With Pep Agut, Mel Bochner, Stanley Brouwn, Marc Buchy, Nathalie Brevet_Hughes Rochette, Martin Creed, Lieven De Boeck, Detanico & Lain, Fred Forrest, Michel François, Hamish Fulton, Mark Geffriaud, Marco Godinho, Alexander Gutke, Hans Haacke, Michael Johansson, LAb[au], OMA, Jan Robert Leegte, Rokko Miyoshi, Claire Morel, Roman Ondak, Rafael Roozendaal, Ignacio Uriarte, Pep Vidal and others.
The meter, the kilogram and the second are three of the seven basic units of the International System, adopted in its entirety only in 1971, and from which all other physical units can be derived. They draw our relationship to the world and structure our perception, As conventions, they mark a certain standardisation of modern society.
These units are intrinsically part of all works of art, but it is only since conceptual art that they have become content and artistic expression in themselves. Presented as self-referential true statements, they state an obvious, measurable property of the work. This tautological approach, characteristic of conceptual art, points to the very genesis and structure of the artwork. It investigates the very nature and limits of artistic activity by analysing fundamental elements that are usually implicit. In doing so, these measures, like other collective conventions such as language, question the place and justification of any system of signs in our culture.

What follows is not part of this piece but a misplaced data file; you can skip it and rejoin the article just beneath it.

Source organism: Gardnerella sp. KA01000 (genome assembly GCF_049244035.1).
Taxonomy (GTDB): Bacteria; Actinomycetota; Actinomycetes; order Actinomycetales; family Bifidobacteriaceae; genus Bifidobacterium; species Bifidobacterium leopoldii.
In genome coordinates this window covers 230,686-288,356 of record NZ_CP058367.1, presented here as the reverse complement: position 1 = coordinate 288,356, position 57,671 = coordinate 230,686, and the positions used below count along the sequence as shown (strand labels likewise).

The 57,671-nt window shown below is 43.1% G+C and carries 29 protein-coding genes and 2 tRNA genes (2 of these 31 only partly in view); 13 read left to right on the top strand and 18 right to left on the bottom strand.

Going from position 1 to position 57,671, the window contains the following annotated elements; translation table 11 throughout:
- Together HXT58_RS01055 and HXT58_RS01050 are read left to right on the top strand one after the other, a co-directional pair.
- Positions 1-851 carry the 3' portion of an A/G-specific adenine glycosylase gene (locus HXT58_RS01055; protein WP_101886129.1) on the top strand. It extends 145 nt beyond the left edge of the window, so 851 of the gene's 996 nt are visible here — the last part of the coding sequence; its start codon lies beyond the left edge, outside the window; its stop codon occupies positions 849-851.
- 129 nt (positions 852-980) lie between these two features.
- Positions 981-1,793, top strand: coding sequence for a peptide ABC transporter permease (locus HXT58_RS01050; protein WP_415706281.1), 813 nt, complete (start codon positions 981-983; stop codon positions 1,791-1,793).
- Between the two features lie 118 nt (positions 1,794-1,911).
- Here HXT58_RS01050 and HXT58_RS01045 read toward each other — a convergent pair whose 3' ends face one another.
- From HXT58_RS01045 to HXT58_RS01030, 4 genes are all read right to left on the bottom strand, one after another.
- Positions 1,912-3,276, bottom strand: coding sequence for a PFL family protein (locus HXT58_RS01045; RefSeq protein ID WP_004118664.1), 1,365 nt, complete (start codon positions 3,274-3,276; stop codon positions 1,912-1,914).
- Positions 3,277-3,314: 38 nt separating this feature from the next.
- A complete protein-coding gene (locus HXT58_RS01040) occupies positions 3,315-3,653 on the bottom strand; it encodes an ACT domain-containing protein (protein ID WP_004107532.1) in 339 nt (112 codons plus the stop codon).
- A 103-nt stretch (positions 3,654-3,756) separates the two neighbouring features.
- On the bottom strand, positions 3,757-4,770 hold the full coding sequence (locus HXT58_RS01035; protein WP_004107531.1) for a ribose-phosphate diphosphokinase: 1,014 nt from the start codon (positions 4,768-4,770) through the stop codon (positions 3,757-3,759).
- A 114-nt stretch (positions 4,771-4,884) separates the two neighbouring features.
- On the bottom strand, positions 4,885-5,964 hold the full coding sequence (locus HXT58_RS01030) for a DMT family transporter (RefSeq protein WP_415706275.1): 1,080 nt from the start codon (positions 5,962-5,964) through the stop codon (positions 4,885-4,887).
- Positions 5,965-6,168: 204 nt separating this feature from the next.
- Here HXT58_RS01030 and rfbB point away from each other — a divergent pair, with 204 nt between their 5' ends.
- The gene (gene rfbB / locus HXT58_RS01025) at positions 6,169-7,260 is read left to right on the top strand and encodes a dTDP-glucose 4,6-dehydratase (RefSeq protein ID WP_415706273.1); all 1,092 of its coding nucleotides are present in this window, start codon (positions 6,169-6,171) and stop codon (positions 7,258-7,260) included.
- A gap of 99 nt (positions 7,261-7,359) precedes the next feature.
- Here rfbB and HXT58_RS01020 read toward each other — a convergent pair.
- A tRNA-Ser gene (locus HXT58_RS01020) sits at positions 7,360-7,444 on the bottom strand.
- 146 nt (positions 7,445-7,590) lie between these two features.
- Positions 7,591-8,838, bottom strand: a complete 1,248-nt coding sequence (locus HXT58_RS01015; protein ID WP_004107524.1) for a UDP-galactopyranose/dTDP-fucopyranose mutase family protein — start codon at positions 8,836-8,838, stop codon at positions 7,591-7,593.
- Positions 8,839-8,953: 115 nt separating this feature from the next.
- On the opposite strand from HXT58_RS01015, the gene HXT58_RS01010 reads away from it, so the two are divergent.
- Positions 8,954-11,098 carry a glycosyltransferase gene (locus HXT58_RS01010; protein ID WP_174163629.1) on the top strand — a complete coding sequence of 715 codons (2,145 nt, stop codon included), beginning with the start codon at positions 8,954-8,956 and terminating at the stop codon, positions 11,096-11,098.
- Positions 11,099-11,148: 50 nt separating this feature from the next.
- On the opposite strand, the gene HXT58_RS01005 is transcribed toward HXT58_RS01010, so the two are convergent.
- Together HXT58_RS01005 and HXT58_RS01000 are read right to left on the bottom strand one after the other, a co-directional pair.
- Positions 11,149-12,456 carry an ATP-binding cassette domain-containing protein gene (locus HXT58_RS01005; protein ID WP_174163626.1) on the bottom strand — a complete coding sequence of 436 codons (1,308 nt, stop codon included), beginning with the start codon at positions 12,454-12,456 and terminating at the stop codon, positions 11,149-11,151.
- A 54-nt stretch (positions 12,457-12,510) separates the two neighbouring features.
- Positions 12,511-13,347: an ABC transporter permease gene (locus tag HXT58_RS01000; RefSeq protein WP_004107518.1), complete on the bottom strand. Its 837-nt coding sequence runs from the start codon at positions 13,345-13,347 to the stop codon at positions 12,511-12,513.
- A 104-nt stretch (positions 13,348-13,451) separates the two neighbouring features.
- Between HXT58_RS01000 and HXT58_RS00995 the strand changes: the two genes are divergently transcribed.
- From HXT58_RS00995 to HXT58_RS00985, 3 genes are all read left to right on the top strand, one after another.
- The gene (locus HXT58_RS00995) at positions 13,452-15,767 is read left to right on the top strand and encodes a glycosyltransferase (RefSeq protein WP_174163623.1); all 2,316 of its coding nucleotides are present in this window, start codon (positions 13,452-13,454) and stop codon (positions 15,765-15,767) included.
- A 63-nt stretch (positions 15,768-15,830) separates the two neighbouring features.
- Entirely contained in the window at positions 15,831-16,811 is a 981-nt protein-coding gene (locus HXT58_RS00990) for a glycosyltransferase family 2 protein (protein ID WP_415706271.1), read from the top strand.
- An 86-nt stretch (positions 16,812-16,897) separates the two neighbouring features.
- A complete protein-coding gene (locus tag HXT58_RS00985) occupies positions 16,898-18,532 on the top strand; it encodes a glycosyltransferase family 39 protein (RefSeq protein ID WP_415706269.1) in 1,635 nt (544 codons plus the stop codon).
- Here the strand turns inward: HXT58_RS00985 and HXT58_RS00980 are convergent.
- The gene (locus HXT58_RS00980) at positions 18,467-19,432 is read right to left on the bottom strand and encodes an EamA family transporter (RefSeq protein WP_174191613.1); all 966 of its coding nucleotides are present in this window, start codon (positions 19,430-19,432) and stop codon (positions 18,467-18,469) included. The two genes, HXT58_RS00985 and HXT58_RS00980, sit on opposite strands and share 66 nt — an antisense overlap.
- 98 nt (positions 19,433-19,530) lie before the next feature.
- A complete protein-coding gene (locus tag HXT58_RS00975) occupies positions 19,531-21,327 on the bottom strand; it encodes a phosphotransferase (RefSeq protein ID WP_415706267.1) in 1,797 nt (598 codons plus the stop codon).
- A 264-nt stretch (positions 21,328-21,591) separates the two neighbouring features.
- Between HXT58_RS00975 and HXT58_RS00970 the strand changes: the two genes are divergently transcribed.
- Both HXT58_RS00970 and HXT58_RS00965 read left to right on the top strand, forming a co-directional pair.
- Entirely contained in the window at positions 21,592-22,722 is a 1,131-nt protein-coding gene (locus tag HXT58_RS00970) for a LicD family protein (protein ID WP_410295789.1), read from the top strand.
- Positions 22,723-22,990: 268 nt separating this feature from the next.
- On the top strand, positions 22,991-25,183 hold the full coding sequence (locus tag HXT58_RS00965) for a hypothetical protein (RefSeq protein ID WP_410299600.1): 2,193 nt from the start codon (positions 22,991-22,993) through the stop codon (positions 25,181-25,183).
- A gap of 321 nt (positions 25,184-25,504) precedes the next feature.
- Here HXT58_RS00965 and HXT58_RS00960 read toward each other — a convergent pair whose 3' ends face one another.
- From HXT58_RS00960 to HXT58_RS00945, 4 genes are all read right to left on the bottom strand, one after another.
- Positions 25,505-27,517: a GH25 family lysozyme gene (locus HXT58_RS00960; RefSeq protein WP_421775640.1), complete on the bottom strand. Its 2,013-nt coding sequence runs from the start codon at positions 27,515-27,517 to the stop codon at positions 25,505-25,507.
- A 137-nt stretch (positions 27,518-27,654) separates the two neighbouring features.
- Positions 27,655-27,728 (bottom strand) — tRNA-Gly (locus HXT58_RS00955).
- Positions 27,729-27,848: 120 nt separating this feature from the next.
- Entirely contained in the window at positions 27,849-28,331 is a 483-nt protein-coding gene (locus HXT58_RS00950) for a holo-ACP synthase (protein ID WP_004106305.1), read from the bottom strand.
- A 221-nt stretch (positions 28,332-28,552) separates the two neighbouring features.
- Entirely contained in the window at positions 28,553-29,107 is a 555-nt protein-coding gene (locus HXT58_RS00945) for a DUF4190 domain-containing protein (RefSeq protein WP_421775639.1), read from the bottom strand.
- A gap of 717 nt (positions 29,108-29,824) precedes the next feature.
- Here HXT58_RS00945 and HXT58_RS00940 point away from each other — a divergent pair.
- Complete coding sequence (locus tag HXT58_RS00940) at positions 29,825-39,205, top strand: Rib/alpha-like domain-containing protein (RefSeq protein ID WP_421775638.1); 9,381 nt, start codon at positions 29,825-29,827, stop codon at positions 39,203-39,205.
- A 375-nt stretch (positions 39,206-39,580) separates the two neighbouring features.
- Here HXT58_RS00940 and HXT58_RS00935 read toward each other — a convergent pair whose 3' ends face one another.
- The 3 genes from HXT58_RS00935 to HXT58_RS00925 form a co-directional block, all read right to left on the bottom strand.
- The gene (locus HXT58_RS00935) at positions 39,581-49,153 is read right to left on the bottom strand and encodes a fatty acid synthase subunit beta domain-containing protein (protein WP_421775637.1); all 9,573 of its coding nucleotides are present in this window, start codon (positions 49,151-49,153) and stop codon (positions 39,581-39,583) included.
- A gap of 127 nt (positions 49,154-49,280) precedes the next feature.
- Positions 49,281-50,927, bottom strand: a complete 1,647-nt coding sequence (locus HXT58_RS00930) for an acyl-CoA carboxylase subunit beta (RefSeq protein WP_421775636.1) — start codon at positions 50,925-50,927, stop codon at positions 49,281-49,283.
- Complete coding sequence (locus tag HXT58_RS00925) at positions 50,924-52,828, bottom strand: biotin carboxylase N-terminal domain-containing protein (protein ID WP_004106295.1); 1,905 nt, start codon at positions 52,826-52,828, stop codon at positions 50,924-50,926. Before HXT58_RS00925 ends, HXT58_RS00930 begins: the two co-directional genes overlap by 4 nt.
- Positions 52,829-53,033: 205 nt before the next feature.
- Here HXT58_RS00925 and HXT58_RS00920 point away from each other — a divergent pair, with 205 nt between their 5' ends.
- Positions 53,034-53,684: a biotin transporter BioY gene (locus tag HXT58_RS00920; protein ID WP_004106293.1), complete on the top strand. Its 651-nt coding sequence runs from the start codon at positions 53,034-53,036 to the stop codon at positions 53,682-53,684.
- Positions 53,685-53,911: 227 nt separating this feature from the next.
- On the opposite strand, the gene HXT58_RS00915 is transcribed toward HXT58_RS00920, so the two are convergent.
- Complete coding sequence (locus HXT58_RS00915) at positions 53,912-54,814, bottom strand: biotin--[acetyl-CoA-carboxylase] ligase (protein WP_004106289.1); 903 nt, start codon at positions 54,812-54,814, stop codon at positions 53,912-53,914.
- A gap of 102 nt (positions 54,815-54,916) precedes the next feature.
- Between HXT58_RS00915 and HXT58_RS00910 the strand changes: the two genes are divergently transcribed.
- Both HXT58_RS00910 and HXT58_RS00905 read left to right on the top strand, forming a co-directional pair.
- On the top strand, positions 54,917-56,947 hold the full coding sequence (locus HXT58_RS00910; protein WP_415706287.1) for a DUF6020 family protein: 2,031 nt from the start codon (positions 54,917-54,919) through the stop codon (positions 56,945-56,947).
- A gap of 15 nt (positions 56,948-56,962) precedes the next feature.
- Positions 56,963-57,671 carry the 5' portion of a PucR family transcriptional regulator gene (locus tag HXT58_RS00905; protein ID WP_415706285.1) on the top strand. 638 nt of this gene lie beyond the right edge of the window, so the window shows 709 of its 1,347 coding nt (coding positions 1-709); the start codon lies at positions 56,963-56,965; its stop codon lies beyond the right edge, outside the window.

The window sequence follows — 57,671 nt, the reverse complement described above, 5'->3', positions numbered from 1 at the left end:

Since then ‘measuring’, ‘weighting’, ‘counting’,… belong to the artistic vocabulary and have become the base of new artistic practices. This exhibition takes a look at how these methods have influenced current artistic practice, and provide the context for their re-appropriation. Consequently this exhibition lies in the continuity of the exhibition on "time", questioning the notions of objectivity and measurability, where fundamental and abstract notions define artistic methods.
It is through the pairings "measure / space", "measure / body" and "measurement / comparisons" that this exhibition is articulated. It is the result of the collaboration with Christophe Veys, where the selection and the way the works of art are set in dialogue follow the very subject of the exhibition, the principle of measurements.